There are no easy or cheap solutions to the frightening problem of tanker spills, only complex and relatively expensive ones.
But almost all the complex and expensive ones are considerably better than the hasty solutions that will inevitably be proposed if the public becomes even more frightened about the specter of a supertanker spill spoiling an entire coastline or befouling a whole bay. Irresponsible scaremongering? Consider the mess, political as well as ecological, in Alaska.
It's time for serious anti-spill action. Last week more than 4 million gallons of oil gushed out of the stricken tanker Mega Borg and invaded the waters of the Gulf of Mexico. The accident revived memo- ries of the American Trader spill off Huntington Beach in February, not to mention the Exxon Valdez disaster.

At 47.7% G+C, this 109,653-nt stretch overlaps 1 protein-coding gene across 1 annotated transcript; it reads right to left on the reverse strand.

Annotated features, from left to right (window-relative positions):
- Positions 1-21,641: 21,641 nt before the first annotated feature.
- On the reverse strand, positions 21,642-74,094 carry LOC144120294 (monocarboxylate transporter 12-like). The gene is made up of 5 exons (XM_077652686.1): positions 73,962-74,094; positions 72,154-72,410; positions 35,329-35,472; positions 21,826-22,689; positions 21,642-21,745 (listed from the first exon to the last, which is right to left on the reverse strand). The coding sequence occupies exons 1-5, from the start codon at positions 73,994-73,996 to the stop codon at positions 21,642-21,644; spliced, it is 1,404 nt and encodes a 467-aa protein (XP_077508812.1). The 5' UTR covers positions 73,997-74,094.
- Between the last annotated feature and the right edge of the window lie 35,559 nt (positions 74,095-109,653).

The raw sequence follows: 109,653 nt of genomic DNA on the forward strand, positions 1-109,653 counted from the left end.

Exxon is out of pocket about $2 billion (and counting) for that one. How much better it would have been for that company and the industry as a whole--not to mention the Alaskan environment--if new regulations and procedures had been in place to minimize spill damage and to maximize the effectiveness of cleanups.